More and more people are finding the opportunity to save lives at airports across the country.
Travelers can now learn Hands-Only CPR in just a few minutes at five airport kiosks that provide quick lessons and practice using a video touch-screen and a CPR mannequin.
The kiosks are supported by the Anthem Foundation and the American Heart Association. The AHA recently recognized the foundation’s support of Hands-Only CPR with a Meritorious Achievement award.
The foundation has committed $12.4 million over eight years to help the AHA educate millions of people about Hands-Only CPR, or CPR without rescue breaths.
“For the past four years, the Anthem Foundation has been working closely with the American Heart Association to help educate people about Hands-Only CPR,” said Craig Samitt, M.D., Anthem’s executive vice-president and chief clinical officer. “To date, we’ve helped educate and train more than three million people in this lifesaving skill, with the goal of preparing them to act in an emergency to save the lives of strangers or those they love most.”
Ohio college student Matt Lickenbrock learned Hands-Only CPR during a layover, then used his new skill just days later to save a fellow student who had been struck by lightning and went into cardiac arrest, meaning his heart abruptly stopped.
“No one ever thinks they’ll use CPR. You learn it but hope you don’t need to use it,” Lickenbrock said.
Out-of-hospital cardiac arrest happens more than 350,000 times a year across the country, often in public places like airports, casinos and sporting facilities. Survival depends on getting CPR right away, and survival rates drop as much as 10 percent for every minute that goes by without intervention.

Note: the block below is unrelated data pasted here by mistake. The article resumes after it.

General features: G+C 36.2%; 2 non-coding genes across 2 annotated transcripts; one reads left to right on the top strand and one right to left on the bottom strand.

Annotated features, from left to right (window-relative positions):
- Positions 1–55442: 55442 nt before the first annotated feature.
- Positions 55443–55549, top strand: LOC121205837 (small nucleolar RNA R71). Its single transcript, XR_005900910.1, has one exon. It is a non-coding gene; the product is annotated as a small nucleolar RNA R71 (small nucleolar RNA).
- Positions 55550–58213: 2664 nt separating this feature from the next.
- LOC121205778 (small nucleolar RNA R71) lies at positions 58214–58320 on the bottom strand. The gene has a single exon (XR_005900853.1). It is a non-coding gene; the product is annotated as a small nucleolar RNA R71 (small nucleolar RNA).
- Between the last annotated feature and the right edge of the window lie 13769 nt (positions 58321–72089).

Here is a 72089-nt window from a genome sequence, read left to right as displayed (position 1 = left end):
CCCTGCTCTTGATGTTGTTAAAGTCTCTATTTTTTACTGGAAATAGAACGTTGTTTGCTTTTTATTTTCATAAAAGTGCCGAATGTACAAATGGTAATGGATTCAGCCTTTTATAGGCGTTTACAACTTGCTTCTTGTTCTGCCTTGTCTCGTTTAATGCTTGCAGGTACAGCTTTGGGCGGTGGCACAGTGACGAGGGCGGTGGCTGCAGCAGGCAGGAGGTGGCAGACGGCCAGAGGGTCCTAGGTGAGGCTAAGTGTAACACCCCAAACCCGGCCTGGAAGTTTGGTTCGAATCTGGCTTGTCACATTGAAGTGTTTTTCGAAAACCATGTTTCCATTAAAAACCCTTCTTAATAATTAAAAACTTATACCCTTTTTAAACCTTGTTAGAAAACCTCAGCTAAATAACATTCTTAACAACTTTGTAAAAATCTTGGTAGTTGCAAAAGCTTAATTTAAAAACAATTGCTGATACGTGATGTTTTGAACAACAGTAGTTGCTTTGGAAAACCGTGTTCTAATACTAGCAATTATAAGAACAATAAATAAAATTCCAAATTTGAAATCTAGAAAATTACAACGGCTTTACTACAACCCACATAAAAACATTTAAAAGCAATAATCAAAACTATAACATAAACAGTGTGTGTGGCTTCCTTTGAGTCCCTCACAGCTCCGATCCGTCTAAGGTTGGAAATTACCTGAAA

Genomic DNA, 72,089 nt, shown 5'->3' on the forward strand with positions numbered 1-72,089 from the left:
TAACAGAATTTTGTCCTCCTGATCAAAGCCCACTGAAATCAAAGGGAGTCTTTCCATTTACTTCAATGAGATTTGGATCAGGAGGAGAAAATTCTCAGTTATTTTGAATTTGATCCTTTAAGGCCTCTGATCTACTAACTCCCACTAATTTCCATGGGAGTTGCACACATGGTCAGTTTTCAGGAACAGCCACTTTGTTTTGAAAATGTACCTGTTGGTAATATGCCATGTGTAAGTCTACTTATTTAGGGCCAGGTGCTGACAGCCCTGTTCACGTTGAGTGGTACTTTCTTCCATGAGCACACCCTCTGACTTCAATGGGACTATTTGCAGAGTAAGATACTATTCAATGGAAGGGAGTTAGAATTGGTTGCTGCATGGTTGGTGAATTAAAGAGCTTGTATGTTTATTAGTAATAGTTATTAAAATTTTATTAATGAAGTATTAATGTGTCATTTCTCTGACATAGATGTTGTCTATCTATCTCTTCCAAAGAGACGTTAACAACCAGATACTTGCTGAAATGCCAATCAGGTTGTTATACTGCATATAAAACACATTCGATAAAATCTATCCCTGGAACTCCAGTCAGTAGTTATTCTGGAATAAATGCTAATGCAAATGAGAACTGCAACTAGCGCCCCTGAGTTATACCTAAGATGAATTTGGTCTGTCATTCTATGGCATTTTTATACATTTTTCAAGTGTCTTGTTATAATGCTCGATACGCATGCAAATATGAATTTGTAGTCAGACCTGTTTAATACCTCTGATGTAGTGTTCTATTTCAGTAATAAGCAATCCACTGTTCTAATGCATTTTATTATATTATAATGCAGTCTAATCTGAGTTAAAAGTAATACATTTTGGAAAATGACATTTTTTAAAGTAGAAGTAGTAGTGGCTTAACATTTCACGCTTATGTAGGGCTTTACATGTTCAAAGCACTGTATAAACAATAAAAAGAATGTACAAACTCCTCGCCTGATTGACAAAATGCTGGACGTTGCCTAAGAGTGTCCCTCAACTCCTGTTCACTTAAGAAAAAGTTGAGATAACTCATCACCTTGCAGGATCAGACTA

Hands-Only CPR consists of calling 911 and pushing hard and fast in the center of the chest until help arrives if you see a teen or adult suddenly collapse.
“Hands-Only CPR requires minimal instruction and can even be coached over the phone by 911 operators,” said Clifton Callaway, M.D., Ph.D., professor and executive vice-chair of Emergency Medicine and Ronald D. Stewart Endowed Chair of Emergency Medicine Research at the University of Pittsburgh School of Medicine. “It can allow a person in cardiac arrest to survive the minutes required until professional help arrives to treat and correct the cardiac arrest — and it can be performed by anyone.”
Other kiosks are now located at Chicago’s O’Hare International Airport, Indianapolis International Airport, Hartsfield-Jackson Atlanta International Airport, Baltimore-Washington International Thurgood Marshall Airport and the Global Center for Health Innovation in Cleveland. Kiosks are also planned for Las Vegas and Washington, D.C.
The Hands-Only CPR training kiosks feature a touch screen with a video program that gives a brief “how to,” followed by a practice session and a CPR test.
Those few minutes at the airport truly can translate to lifesaving minutes for cardiac arrest victims later, Callaway said.
“Even in the best 911 systems, professional help will require several minutes to arrive, and the actions of the average citizen can make the difference between surviving and not surviving,” he said.